R.B. Kitaj (1932 - 2007)
Portrait of Philip Roth
Charcoal on handmade paper.775 x 570 mm. (30 1/2 x 22 1/2 in.)ENQUIRE
R. B. Kitaj met Philip Roth in 1985, when the writer and his wife Claire Bloom were neighbours of the artist in Chelsea, London. Roth became a good friend, and his writings influenced and inspired much of Kitaj’s thinking, particularly on the question of Jewish identity. As Kitaj wrote in his First Diasporist Manifesto, published in 1989, ‘One outcome of my study of this strange people of mine is that painting, Diasporist painting in my own life, begins to assume some of the Jewish attributes or characteristics assigned to that troubled people. The listing of traits would be endless and funny. For the moment I will leave all that to my buddy Philip Roth (b.1933) and his great book The Counterlife, which is quite encyclopedic on these questions. I think that what the Jews promise, paintings may be made to promise.’ Indeed, the First Diasporist Manifesto opens with a quote – ‘The poor bastard had Jew on the brain’ - from Roth’s The Counterlife, alongside a reproduction of the present portrait drawing. (Roth may in turn have been inspired by Kitaj in creating a character named Pipik, who advocates a doctrine called Diasporism, in his 1993 novel Operation Shylock. The character of the former puppeteer Mickey Sabbath in Roth’s novel Sabbath’s Theater, published in 1995, was also based in large part on Kitaj.)Drawn in London in 1985, soon after Roth and Kitaj first met, the present sheet was, according to Kitaj, done in ‘about six sessions’. Loaned from the artist’s collection, the drawing was included in Kitaj’s retrospective exhibition at the Tate Gallery in 1994, which later travelled to the Metropolitan Museum of Art in New York and the Los Angeles County Museum of Art. Despite the generally poor reviews for the exhibition as a whole, the present sheet was singled out for praise by several critics. (One noted that ‘Works like…a magnificent portrait of Philip Roth seemed to me the strongest works in the show.’) Among comparable large-scale portrait drawings by Kitaj is a study of Lucian Freud of 1991, which was hung alongside the present sheet at the 1994 retrospective exhibition, and is today in the collection of The Metropolitan Museum of Art in New York. Another portrait drawing of Philip Roth by Kitaj, drawn several years later, was, like the present sheet, retained by the artist until his death. Drawn in charcoal on canvas and entitled A Jew in Love (Philip Roth), the drawing remains in the collection of the Kitaj estate.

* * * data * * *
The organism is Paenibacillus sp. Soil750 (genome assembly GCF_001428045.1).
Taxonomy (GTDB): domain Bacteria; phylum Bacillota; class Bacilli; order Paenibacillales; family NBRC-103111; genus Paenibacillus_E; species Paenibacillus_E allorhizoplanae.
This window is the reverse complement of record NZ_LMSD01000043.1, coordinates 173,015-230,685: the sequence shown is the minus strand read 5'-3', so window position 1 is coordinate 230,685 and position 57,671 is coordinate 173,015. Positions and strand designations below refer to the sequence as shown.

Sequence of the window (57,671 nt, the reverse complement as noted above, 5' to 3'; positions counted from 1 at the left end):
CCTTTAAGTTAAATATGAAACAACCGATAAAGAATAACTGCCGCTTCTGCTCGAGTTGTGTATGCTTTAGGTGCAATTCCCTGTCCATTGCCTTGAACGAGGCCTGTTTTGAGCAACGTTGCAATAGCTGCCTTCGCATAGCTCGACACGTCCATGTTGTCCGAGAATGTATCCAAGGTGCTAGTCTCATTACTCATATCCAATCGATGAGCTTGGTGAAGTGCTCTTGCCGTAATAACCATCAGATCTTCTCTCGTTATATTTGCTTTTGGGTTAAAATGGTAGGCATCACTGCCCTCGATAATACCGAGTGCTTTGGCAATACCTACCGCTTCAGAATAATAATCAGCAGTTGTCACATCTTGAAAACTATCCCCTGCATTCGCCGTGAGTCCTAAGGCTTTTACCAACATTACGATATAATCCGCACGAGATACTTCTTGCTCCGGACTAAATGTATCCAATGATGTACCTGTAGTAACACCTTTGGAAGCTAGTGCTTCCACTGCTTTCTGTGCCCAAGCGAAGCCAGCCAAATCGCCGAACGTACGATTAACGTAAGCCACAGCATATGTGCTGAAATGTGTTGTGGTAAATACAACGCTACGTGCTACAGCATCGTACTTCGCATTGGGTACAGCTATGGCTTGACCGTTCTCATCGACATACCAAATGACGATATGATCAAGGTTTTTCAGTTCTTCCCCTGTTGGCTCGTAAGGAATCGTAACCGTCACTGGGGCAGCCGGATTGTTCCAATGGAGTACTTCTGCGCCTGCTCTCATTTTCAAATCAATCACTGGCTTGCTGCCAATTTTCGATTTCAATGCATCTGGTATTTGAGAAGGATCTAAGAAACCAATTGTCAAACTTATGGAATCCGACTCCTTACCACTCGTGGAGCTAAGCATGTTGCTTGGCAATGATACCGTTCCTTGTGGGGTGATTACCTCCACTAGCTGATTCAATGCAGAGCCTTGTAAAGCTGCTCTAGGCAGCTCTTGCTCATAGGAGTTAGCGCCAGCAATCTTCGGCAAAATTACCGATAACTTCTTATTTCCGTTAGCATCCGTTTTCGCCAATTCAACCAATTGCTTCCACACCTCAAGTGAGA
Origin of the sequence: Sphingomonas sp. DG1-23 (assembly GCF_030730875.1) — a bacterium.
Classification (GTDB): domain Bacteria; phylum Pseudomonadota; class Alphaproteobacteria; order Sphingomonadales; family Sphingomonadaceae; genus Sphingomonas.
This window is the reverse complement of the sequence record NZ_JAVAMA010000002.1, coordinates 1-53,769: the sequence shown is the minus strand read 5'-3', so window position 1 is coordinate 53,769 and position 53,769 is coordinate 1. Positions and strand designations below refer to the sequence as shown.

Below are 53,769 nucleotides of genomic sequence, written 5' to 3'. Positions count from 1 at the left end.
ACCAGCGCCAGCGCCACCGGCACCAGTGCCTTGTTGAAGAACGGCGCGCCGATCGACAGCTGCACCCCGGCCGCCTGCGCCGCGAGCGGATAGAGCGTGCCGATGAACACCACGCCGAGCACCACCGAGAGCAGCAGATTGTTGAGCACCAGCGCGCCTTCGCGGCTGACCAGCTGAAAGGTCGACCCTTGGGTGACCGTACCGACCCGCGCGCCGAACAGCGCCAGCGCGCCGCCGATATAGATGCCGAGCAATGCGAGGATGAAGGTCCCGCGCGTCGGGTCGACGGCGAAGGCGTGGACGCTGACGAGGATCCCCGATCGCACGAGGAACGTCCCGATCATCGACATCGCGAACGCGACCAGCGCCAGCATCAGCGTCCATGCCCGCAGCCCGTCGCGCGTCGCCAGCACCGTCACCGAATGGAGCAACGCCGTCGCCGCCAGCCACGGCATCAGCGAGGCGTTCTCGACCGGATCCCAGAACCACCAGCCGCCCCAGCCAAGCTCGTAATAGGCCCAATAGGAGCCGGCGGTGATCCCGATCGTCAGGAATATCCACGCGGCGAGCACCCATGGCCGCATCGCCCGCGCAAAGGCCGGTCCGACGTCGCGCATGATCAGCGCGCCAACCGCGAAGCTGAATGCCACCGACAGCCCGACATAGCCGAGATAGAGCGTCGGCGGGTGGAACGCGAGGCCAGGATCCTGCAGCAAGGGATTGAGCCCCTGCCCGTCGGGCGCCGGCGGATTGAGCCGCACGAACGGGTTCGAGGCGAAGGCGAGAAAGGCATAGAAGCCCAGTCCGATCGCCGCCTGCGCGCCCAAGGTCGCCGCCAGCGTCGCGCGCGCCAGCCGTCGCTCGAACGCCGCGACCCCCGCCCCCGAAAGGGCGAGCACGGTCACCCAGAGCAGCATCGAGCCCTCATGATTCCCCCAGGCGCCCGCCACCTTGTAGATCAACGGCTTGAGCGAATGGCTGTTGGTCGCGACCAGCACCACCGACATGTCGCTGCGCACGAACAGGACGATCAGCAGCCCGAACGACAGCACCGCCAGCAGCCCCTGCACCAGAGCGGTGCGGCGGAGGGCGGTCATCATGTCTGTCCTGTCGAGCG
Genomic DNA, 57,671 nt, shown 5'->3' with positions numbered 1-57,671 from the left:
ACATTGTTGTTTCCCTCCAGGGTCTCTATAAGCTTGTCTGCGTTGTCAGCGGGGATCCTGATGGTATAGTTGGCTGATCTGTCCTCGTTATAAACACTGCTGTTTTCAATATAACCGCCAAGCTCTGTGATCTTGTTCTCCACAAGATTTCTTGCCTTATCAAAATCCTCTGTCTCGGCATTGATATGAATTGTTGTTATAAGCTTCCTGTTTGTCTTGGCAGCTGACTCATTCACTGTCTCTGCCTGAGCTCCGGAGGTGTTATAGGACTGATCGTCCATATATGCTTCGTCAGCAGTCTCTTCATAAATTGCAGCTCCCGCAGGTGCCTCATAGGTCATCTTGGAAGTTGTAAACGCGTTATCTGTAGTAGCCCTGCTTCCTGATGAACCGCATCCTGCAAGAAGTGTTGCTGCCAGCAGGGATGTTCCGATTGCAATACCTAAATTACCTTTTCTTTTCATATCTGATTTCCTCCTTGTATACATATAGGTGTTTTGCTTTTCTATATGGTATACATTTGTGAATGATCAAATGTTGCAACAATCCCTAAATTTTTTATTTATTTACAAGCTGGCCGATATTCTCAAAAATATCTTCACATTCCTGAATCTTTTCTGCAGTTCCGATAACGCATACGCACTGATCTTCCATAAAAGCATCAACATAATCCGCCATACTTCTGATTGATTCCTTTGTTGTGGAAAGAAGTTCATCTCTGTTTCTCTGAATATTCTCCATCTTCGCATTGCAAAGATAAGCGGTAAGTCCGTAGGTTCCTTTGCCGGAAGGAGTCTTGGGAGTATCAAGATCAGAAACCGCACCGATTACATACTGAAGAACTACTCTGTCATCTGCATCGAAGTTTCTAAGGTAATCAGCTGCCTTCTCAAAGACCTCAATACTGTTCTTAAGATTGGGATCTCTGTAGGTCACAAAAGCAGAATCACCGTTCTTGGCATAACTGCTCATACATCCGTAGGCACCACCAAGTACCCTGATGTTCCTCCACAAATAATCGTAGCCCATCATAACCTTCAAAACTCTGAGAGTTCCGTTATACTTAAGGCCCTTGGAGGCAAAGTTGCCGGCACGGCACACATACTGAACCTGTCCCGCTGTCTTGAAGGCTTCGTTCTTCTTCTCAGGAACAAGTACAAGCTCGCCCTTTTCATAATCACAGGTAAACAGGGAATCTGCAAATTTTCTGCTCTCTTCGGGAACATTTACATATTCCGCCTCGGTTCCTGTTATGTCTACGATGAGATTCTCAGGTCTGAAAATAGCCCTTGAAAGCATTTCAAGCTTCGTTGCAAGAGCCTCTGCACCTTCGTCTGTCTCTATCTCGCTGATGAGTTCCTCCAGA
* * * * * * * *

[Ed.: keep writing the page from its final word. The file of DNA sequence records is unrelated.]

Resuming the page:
The estate of the artist, until 2008.
London, Marlborough Fine Art, R. B. Kitaj, exhibition catalogue, 1985, no.73, illustrated p.43; Andrew Brighton, ‘Conversations with R. B. Kitaj’, Art in America, June 1986, illustrated p.102; R. B. Kitaj, First Diasporist Manifesto, London, 1989, detail illustrated p.8; Julián Rios, Kitaj: Pictures and Conversations, London, 1994, illustrated p.62; Richard Morphet, ed., R. B. Kitaj: A Retrospective, exhibition catalogue, London, Tate Gallery and elsewhere, 1994, no.74, illustrated p.152; Richard Dorment, ‘It’s time to learn that less is more’ [exhibition review], The Daily Telegraph, June 22, 1994, p.20; Mark Shechner, Up Society’s Ass, Copper: Rereading Philip Roth, Madison, 2003, illustrated on the cover; Andrew Lambirth, Kitaj, London, 2004, illustrated p.62; ‘In praise of…RB Kitaj’, The Guardian, 24 October 2007, p.32 (illustrated); Aaron Rosen, Imagining Jewish Art: Encounters with the Masters in Chagall, Guston and Kitaj, London, 2009, pp.88-89; Marco Livingstone, Kitaj, 4th ed., 2010, p.272, no.407; Mirjam Knotter, R. B. Kitaj: Unpacking My Library, exhibition catalogue, Amsterdam, 2015, pp.54-55; New York magazine, 28 May-10 June 2018, illustrated p.5.